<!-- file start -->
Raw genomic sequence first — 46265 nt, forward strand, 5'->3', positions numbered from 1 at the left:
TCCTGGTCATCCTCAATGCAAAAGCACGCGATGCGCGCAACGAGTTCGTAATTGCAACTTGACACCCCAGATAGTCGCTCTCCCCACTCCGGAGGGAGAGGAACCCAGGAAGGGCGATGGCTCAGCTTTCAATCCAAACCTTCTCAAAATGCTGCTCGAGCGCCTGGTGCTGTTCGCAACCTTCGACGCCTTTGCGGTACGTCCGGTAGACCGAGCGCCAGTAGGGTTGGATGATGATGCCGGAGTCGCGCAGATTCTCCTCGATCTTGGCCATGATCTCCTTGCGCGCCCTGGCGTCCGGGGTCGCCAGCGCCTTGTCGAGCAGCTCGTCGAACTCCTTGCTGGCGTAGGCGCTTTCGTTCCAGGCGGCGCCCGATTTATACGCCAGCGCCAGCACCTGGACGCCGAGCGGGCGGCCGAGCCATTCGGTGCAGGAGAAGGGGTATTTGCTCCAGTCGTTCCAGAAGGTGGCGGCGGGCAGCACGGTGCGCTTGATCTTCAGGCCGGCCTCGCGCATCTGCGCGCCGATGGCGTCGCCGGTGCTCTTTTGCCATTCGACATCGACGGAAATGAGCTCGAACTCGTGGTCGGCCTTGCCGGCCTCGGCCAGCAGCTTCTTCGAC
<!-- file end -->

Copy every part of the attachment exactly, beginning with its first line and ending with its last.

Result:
Raw genomic sequence first — 46265 nt, forward strand, 5'->3', positions numbered from 1 at the left:
TCCTGGTCATCCTCAATGCAAAAGCACGCGATGCGCGCAACGAGTTCGTAATTGCAACTTGACACCCCAGATAGTCGCTCTCCCCACTCCGGAGGGAGAGGAACCCAGGAAGGGCGATGGCTCAGCTTTCAATCCAAACCTTCTCAAAATGCTGCTCGAGCGCCTGGTGCTGTTCGCAACCTTCGACGCCTTTGCGGTACGTCCGGTAGACCGAGCGCCAGTAGGGTTGGATGATGATGCCGGAGTCGCGCAGATTCTCCTCGATCTTGGCCATGATCTCCTTGCGCGCCCTGGCGTCCGGGGTCGCCAGCGCCTTGTCGAGCAGCTCGTCGAACTCCTTGCTGGCGTAGGCGCTTTCGTTCCAGGCGGCGCCCGATTTATACGCCAGCGCCAGCACCTGGACGCCGAGCGGGCGGCCGAGCCATTCGGTGCAGGAGAAGGGGTATTTGCTCCAGTCGTTCCAGAAGGTGGCGGCGGGCAGCACGGTGCGCTTGATCTTCAGGCCGGCCTCGCGCATCTGCGCGCCGATGGCGTCGCCGGTGCTCTTTTGCCATTCGACATCGACGGAAATGAGCTCGAACTCGTGGTCGGCCTTGCCGGCCTCGGCCAGCAGCTTCTTCGAC